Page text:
According to Broward Sheriff’s Office, a bicyclist was killed today after he was hit by a cement truck near Davie Boulevard. The authorities have not revealed the circumstances of this latest fatal bicyclist accident, but one can reasonably suspect that the truck driver did not see the bicyclist, or did not see the bicyclist with enough time to avoid fatally striking the victim.
Last year, Leesfield Scolaro began its “Share the Road” campaign, by promoting the same message on its U.S.1 signage as illustrated below. This campaign was born out of the necessary collective realization that Florida is the most lethal state in the nation for bicyclists. South Florida alone has reported over 2500 bicyclist accidents in 2014. A trend that is continually increasing by all measures. Florida leads the nation in fatalities with 119 in 2014, which rounds up the number of bicyclists killed on the road to over 550 between 2010 and 2014.
This epidemic has not been curbed by community leaders, politics, policies, or fines and criminal penalties. If a change does come in the future, it will have to be triggered by a collective behavior modification of drivers throughout the entire state of Florida. The tragedy that occurred today is even more personal to Leesfield Scolaro because it is eerily similar to a recent case where friends of members of our lawfirm were involved in a bicycle accident with a truck. In that case, the incident was caused by a distracted truck driver who decided to take his eyes off the road to adjust his GPS and failed to avoid two bicyclists whom he struck with incredible force and violence that it permanently changed two innocent lives.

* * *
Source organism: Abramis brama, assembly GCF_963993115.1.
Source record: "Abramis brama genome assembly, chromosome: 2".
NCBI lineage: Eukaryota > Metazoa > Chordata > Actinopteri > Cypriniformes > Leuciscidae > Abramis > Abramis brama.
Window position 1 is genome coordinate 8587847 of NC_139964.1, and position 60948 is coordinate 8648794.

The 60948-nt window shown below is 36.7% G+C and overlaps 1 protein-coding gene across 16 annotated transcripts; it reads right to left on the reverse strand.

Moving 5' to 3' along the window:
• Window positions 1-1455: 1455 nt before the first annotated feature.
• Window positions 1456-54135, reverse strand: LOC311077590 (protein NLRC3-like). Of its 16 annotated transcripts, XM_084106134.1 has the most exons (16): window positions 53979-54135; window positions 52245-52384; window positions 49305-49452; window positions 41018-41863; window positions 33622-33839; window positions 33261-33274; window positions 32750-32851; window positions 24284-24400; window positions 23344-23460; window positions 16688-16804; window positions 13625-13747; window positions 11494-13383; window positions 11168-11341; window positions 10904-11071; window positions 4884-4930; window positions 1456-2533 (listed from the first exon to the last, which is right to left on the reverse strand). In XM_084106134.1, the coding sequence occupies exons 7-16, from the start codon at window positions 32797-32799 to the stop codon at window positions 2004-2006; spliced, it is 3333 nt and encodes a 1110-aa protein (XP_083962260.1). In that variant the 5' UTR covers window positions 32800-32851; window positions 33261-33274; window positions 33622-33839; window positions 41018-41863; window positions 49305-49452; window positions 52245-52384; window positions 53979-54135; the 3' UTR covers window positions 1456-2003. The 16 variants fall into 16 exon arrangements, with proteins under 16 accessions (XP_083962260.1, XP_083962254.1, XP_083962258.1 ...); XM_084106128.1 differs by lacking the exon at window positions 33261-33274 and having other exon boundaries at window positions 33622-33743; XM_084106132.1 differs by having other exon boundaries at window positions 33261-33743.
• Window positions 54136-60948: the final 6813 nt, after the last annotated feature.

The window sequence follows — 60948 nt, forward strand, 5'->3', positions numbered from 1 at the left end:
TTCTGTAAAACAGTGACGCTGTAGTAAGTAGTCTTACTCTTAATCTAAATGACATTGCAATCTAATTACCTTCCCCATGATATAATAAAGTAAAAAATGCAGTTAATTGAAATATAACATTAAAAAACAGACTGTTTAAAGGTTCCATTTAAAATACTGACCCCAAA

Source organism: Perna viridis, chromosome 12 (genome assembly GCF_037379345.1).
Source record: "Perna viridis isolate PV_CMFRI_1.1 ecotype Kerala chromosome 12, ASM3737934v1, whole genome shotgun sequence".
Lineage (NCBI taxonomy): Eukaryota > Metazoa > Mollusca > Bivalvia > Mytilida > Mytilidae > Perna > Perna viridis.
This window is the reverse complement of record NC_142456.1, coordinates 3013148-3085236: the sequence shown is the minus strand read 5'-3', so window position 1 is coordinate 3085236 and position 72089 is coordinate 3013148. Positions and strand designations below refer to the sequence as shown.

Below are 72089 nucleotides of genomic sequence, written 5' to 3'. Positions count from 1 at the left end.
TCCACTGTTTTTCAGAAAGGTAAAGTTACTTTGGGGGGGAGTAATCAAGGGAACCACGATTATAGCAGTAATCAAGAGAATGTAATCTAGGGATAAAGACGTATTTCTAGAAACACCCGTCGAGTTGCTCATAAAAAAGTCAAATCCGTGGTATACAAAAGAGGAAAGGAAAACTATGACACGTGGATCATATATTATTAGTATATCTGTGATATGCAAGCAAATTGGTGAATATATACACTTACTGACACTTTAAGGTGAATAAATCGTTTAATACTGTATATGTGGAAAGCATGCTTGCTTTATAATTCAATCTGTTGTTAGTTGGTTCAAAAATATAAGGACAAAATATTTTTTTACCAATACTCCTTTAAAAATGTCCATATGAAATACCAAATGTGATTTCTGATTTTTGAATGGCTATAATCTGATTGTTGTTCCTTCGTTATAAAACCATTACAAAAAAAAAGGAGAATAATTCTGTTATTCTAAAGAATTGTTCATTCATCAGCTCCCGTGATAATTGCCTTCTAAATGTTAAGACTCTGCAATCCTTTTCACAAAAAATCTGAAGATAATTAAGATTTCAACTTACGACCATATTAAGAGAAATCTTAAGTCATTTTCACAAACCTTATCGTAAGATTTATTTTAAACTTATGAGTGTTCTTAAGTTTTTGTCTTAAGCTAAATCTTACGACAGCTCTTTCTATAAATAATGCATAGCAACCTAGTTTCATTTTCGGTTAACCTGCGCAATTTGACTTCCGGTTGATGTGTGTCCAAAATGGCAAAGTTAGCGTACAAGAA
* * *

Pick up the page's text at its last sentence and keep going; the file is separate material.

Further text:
Last year, Leesfield Scolaro represented the family of a former football player who was killed by a distracted driver. To add insult to injury, that driver fled the scene of the accident. In this case and the case mentioned above, the families were able to obtain financial reparation by filing a lawsuit (including a $5,350,000 settlement for one of the families). Lawsuits are always available to families of victims, but Floridians have yet to come together and adequately protect the most vulnerable people who share the road with motorists: bicyclists.
This most recent fatal accident today in Broward County should all but reinforce our campaign that drivers are not the only ones on the road. That at any moment, a bicyclist could appear, or a pedestrian, and that if a driver allows himself to become distracted by a text or GPS, the potential injuries to a bicyclist are far more life-threatening than those to the occupant of a car.
FLORIDIAN DRIVERS MUST LEARN TO LOOK UP AND SHARE THE ROAD.